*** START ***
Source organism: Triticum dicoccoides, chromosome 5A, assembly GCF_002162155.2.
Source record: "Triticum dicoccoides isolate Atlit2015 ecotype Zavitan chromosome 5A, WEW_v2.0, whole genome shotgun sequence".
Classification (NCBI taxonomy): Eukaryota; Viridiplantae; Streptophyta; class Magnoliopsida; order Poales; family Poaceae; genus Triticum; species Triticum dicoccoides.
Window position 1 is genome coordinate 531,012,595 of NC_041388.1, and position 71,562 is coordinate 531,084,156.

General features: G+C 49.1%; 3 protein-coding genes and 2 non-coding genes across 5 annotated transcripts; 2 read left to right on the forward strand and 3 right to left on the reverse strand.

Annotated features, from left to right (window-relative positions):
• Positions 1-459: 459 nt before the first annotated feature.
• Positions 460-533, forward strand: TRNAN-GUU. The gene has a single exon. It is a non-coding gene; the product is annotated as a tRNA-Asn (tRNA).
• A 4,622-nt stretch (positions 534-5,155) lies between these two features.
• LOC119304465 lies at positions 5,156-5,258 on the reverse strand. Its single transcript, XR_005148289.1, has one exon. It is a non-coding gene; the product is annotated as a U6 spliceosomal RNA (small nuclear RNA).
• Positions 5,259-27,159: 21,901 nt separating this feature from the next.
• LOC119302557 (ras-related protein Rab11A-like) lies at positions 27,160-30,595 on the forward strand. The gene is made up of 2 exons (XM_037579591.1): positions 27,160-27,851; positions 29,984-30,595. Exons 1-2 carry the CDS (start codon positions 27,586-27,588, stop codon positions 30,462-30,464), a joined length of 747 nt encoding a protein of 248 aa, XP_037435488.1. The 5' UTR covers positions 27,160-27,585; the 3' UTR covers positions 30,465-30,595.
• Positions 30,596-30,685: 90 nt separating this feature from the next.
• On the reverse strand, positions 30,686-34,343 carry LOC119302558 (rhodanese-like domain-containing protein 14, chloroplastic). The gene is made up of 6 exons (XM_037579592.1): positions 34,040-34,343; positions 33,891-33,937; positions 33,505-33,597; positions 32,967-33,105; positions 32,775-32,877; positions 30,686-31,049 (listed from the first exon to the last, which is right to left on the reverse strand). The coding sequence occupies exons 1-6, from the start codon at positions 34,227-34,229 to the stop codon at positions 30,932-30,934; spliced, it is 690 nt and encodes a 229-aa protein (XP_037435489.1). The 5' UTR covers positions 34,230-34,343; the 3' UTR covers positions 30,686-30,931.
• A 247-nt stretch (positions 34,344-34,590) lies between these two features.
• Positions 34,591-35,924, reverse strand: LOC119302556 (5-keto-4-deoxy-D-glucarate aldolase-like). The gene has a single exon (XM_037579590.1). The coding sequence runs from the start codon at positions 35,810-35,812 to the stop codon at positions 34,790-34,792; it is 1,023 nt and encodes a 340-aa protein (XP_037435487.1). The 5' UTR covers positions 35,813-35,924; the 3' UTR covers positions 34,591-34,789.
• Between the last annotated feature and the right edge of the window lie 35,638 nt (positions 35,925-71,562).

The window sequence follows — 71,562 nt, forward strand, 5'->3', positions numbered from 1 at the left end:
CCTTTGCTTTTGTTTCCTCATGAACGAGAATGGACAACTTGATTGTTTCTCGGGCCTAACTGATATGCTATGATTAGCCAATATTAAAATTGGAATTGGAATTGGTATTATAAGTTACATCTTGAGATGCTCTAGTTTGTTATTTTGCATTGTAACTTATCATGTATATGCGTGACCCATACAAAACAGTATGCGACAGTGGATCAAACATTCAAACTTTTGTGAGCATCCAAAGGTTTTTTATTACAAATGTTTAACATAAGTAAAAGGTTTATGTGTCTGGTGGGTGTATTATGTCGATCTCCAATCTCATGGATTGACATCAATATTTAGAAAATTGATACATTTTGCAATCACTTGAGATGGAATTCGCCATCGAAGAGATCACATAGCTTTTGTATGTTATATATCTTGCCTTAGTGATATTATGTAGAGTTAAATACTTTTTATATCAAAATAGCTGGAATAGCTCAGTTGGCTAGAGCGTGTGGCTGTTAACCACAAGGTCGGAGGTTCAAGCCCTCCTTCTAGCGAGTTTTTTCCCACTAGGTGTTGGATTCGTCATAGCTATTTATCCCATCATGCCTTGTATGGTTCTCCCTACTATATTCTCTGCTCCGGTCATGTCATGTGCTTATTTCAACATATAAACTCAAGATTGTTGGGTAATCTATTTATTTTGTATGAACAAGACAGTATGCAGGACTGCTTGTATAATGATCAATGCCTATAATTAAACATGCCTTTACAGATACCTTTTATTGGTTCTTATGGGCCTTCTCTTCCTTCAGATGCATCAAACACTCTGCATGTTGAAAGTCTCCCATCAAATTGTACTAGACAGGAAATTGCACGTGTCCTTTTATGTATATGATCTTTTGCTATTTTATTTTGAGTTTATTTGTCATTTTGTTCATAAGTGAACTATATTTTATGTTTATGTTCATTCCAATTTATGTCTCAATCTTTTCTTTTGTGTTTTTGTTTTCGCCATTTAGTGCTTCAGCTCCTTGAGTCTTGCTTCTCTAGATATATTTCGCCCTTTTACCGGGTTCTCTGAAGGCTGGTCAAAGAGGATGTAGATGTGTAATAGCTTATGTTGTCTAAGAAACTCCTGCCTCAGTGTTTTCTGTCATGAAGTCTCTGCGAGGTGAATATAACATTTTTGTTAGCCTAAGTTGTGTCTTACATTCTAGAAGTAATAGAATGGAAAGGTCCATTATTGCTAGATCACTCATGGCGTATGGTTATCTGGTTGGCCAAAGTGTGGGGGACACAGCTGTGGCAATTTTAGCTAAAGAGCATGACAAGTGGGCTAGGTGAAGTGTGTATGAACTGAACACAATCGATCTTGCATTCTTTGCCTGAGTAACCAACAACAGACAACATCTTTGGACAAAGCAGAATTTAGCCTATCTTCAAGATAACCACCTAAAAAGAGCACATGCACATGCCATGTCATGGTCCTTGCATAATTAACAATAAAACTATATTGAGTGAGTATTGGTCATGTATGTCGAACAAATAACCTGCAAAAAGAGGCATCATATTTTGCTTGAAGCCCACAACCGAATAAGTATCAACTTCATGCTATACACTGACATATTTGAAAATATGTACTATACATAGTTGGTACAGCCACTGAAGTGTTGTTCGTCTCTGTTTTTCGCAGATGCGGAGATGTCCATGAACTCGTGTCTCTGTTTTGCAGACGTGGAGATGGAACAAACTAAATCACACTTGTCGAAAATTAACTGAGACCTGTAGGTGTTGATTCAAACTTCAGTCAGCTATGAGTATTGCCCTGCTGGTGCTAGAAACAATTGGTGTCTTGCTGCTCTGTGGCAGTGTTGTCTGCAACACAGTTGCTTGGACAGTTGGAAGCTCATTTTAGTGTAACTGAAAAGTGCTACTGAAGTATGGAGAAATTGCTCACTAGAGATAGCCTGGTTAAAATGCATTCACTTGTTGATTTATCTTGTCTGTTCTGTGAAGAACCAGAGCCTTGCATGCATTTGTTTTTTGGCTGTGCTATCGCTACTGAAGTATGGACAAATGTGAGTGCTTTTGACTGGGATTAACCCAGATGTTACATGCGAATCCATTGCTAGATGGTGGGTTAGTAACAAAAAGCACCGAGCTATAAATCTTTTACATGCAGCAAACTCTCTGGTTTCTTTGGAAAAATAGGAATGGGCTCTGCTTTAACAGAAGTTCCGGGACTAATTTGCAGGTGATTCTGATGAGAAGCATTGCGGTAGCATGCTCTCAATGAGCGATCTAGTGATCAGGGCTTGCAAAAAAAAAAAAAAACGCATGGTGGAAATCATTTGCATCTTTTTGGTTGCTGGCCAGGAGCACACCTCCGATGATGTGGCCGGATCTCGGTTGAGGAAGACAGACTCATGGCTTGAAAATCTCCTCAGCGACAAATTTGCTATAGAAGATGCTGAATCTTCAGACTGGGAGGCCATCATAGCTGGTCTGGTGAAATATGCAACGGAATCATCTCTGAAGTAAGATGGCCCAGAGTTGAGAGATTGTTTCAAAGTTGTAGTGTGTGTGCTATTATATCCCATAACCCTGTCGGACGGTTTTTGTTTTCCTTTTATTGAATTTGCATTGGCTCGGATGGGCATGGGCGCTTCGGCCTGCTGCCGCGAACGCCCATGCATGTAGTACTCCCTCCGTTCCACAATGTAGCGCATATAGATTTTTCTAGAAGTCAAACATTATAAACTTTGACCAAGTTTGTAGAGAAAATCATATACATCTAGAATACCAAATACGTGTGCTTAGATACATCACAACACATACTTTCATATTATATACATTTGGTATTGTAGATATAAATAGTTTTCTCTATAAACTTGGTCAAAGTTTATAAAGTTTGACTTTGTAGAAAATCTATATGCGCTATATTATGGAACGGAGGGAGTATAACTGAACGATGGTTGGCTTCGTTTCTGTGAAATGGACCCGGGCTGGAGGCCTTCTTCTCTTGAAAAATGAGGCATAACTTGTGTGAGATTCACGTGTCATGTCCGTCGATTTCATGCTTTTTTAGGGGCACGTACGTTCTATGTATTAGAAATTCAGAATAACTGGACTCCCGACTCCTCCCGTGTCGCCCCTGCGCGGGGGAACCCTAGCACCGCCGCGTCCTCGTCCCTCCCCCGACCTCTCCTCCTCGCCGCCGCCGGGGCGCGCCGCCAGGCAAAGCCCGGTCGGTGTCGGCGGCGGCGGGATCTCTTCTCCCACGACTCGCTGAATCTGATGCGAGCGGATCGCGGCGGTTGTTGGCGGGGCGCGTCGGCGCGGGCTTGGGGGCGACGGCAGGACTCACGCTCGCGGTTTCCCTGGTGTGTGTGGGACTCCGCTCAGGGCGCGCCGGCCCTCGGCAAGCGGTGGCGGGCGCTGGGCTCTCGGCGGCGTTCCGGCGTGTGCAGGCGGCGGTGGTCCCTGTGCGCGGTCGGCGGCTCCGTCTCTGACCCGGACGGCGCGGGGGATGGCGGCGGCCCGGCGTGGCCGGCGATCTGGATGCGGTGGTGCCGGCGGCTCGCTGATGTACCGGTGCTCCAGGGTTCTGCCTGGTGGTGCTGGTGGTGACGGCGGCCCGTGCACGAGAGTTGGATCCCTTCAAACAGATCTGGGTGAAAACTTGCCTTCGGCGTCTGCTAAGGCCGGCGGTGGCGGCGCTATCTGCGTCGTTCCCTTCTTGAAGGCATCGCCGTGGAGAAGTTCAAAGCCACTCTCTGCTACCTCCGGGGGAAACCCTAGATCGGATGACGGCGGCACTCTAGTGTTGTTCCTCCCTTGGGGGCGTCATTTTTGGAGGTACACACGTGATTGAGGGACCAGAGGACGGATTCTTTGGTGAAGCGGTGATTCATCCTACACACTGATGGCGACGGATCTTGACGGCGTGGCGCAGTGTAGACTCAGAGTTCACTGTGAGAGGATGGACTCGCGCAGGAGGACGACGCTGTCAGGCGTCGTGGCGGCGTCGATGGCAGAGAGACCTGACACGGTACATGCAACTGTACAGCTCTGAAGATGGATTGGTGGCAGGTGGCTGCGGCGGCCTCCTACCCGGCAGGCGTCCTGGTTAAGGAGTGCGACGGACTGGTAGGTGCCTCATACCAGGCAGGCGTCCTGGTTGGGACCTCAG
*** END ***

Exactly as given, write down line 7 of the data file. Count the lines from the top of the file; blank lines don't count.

• Positions 1-459: 459 nt before the first annotated feature.